‘Of course we recognise Columbus, but there are two visions’ Mexico City’s mayor says
The statue, which has for decades held pride of place on the Paseo de la Reforma, will be replaced by a memorial to the country’s indigenous women, mayor Claudia Sheinbaum announced.
The Columbus statue was removed before last year’s Columbus Day, known as “Day of the Race”, reportedly for restoration.
It had been repeatedly defaced by activists who denounced Europeans’ conquest and suppression of México’s indigenous peoples.
The mayor said the 19th-century bronze statue would be shifted to a “worthy” but less prominent location elsewhere in the city.
She said the European vision of the “discovery of America,” was often associated with Colombus, even though civilisations existed for centuries before his arrival in the Americas in 1492.
“Of course we recognise Columbus. But there are two visions,” Ms Sheinbaum said.
“There’s another vision from here, that in reality a European arrived in America, who made an encounter between two places, and then came the (Spanish) conquest," ela adicionou.
Statues of Columbus were a source of tension for activists during widespread protests by the Black Lives Matter movement in the United States last summer.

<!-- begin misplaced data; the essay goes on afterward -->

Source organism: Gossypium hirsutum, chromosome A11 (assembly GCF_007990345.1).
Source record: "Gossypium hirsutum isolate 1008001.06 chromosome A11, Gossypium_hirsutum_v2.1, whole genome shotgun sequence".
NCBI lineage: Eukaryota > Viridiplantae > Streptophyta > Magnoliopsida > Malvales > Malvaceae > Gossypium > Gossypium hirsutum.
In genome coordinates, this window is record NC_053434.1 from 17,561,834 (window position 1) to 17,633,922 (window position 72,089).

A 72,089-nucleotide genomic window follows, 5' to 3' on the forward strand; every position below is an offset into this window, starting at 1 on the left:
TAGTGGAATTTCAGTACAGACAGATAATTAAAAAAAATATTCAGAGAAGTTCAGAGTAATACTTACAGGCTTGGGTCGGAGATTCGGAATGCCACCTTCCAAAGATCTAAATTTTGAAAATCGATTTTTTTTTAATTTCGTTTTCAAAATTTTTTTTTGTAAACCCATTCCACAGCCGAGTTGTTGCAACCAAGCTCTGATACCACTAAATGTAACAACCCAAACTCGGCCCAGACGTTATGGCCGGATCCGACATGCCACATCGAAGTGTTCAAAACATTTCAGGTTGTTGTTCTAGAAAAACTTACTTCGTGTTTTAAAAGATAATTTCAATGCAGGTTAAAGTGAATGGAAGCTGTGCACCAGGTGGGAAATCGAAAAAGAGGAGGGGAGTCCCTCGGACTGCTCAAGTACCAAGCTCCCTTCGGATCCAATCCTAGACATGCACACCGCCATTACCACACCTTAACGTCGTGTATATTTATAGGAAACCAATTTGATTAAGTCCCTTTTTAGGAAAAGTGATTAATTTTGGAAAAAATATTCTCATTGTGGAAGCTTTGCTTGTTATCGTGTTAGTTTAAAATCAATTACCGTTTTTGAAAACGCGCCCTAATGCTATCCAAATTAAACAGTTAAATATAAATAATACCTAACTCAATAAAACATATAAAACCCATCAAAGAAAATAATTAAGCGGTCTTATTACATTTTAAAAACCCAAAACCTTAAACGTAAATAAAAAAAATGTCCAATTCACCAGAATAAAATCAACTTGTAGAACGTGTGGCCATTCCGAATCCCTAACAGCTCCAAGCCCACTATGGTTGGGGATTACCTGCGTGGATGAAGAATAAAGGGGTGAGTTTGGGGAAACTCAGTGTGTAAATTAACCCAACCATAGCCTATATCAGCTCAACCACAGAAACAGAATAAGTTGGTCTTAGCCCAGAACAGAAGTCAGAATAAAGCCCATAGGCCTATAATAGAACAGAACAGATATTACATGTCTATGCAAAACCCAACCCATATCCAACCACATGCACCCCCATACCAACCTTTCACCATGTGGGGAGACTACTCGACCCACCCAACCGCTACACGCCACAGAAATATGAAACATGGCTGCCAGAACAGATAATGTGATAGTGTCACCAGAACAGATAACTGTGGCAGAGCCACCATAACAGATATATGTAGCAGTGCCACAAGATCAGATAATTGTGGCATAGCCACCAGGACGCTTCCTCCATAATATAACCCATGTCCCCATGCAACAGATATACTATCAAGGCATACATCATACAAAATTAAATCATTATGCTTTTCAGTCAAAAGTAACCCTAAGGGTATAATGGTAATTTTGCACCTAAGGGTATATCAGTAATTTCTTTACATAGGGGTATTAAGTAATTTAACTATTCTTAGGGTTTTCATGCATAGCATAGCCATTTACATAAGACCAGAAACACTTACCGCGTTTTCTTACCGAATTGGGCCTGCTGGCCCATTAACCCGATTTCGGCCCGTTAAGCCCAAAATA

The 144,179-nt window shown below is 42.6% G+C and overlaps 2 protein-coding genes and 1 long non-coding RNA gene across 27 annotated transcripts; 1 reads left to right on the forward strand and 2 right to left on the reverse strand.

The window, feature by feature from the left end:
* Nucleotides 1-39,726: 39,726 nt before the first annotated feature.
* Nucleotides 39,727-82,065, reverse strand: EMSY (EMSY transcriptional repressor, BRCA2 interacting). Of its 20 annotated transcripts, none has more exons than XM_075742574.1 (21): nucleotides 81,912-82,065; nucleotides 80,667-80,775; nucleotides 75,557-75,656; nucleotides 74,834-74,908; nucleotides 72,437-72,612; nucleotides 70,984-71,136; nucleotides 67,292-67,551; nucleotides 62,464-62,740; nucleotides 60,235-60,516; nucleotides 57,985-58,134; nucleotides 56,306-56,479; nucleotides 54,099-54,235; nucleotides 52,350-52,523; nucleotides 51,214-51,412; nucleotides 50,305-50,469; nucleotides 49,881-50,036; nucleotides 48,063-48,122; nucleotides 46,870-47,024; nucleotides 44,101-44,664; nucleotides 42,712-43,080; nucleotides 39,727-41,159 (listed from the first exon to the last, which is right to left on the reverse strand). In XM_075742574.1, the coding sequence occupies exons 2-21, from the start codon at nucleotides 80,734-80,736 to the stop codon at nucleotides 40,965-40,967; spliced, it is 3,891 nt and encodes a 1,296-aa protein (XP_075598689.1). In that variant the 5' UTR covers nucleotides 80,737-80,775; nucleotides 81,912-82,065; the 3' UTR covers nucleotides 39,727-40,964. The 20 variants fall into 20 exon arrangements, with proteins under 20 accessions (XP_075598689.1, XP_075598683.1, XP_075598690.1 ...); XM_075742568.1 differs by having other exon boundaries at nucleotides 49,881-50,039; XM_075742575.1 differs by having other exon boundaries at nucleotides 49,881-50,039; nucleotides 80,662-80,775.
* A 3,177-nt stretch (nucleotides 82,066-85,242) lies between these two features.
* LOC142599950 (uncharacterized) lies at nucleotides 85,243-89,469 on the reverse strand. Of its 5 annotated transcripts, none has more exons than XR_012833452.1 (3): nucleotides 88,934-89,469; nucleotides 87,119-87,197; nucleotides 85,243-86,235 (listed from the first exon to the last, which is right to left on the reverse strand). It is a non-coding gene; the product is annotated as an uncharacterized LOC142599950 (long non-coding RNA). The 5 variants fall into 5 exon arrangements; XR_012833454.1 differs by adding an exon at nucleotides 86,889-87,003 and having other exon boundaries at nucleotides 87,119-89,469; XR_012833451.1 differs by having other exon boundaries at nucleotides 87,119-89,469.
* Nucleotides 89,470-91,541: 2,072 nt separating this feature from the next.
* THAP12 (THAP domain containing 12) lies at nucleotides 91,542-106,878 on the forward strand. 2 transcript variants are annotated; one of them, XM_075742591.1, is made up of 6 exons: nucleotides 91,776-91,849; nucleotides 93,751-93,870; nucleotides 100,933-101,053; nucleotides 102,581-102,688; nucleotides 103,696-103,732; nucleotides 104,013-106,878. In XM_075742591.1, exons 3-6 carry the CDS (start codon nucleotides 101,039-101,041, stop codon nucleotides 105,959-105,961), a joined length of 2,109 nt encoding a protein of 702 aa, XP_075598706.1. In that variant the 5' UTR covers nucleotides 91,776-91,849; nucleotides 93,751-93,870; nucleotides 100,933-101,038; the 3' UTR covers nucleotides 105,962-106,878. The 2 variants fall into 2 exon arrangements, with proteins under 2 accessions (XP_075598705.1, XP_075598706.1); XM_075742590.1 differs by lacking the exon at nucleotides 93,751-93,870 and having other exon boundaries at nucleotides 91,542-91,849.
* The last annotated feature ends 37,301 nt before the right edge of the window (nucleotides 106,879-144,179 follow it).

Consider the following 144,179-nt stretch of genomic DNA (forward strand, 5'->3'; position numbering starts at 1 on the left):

De acordo com CBS News, pelo menos 33 Columbus statues were removed across the US last year.
Reuters reported that Ms Sheinbaum is a close ally of President Andres Manuel Lopez Obrador, who came to power with the promise to defend poor and indigenous communities.
The Associated Press reported that when the statue was removed last year, Mr Obrador said that Day of the Race was a date “that is very controversial and lends itself to conflicting ideas and political conflicts.”
Desaparecer, quitar monumentos y otros elementos arquitectónicos y artísticos y que forman parte de la gran identidad de la Ciudad de México, sin siquiera preguntarle a los ciudadanos, me parece una arbitrariedad.
— Felipe Calderón (@FelipeCalderon) setembro 6, 2021
Former Mexican president Felipe Calderon took to Twitter to criticise the statue’s removal.
“To disappear, remove monuments and other architectural and artistic elements that are part of the great identity of Mexico City, without even asking citizens, it seems arbitrary to me,” Mr Calderon said.
This year marks the 700th anniversary of the founding of Tenochtitlan — the former capital of the Aztec empire and what is now Mexico City — as well as the 500th anniversary of its fall to the Spanish conquistadores, and the 200th anniversary of Mexico’s final independence from Spain.
An estimated 55 million people died between 1492 e 1600 in the Americas, many due to disease, war and famine. Columbus has been accused by protesters of enabling a genocide of indigenous populations.
Ms Sheinbaum said she is hopeful that the replacement statue “Tlali” would be erected by this year’s “Day of the Race” on October 12.